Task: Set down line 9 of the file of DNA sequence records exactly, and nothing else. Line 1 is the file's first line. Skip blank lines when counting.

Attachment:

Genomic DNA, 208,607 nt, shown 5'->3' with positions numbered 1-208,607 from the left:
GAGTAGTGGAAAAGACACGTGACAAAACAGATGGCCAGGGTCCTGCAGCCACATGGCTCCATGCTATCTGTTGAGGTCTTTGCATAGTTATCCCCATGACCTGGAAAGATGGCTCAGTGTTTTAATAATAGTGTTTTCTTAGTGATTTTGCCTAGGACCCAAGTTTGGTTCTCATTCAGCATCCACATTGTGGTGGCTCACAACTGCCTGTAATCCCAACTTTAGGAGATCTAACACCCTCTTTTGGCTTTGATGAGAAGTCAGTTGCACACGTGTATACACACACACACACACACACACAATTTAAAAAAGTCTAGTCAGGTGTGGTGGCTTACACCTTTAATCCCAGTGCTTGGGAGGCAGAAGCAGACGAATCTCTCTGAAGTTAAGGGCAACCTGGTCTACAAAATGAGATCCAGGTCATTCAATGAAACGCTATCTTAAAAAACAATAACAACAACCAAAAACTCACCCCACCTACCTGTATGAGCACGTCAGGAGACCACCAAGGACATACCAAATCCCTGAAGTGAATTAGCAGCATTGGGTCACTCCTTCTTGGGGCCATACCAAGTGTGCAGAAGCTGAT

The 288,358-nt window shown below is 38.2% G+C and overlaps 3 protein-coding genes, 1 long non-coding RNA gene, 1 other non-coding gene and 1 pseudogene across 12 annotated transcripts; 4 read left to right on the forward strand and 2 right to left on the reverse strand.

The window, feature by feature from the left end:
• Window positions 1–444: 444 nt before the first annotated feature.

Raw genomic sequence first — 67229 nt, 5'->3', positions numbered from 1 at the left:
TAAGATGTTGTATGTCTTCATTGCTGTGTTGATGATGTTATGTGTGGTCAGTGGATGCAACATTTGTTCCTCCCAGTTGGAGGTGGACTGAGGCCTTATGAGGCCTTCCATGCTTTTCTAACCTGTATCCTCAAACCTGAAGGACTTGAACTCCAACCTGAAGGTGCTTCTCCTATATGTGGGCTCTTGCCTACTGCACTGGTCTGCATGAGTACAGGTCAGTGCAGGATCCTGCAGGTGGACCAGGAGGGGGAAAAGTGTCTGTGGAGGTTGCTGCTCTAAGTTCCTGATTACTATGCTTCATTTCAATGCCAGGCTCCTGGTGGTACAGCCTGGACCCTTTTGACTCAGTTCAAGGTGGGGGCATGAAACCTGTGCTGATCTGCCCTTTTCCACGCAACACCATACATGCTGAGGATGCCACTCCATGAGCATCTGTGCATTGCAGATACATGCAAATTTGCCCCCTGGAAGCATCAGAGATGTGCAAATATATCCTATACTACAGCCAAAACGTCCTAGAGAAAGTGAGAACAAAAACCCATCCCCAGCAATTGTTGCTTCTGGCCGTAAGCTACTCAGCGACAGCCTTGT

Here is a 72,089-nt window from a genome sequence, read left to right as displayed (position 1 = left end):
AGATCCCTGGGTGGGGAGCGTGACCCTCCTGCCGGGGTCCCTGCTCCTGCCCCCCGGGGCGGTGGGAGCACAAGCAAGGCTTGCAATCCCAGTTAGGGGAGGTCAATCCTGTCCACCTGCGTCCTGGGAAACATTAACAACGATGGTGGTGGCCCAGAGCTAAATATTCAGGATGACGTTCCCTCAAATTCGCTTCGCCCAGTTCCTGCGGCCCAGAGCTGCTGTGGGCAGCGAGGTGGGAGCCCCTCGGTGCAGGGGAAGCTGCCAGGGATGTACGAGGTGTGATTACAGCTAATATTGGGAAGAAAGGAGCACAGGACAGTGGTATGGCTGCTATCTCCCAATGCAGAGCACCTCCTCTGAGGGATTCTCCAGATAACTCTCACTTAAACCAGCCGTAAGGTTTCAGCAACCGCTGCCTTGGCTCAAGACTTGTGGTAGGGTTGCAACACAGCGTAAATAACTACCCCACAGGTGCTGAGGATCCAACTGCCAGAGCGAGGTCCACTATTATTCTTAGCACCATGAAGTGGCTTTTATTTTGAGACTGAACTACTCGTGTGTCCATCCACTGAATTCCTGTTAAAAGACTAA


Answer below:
AGATCCCTGGGTGGGGAGCGTGACCCTCCTGCCGGGGTCCCTGCTCCTGCCCCCCGGGGCGGTGGGAGCACAAGCAAGGCTTGCAATCCCAGTTAGGGGAGGTCAATCCTGTCCACCTGCGTCCTGGGAAACATTAACAACGATGGTGGTGGCCCAGAGCTAAATATTCAGGATGACGTTCCCTCAAATTCGCTTCGCCCAGTTCCTGCGGCCCAGAGCTGCTGTGGGCAGCGAGGTGGGAGCCCCTCGGTGCAGGGGAAGCTGCCAGGGATGTACGAGGTGTGATTACAGCTAATATTGGGAAGAAAGGAGCACAGGACAGTGGTATGGCTGCTATCTCCCAATGCAGAGCACCTCCTCTGAGGGATTCTCCAGATAACTCTCACTTAAACCAGCCGTAAGGTTTCAGCAACCGCTGCCTTGGCTCAAGACTTGTGGTAGGGTTGCAACACAGCGTAAATAACTACCCCACAGGTGCTGAGGATCCAACTGCCAGAGCGAGGTCCACTATTATTCTTAGCACCATGAAGTGGCTTTTATTTTGAGACTGAACTACTCGTGTGTCCATCCACTGAATTCCTGTTAAAAGACTAA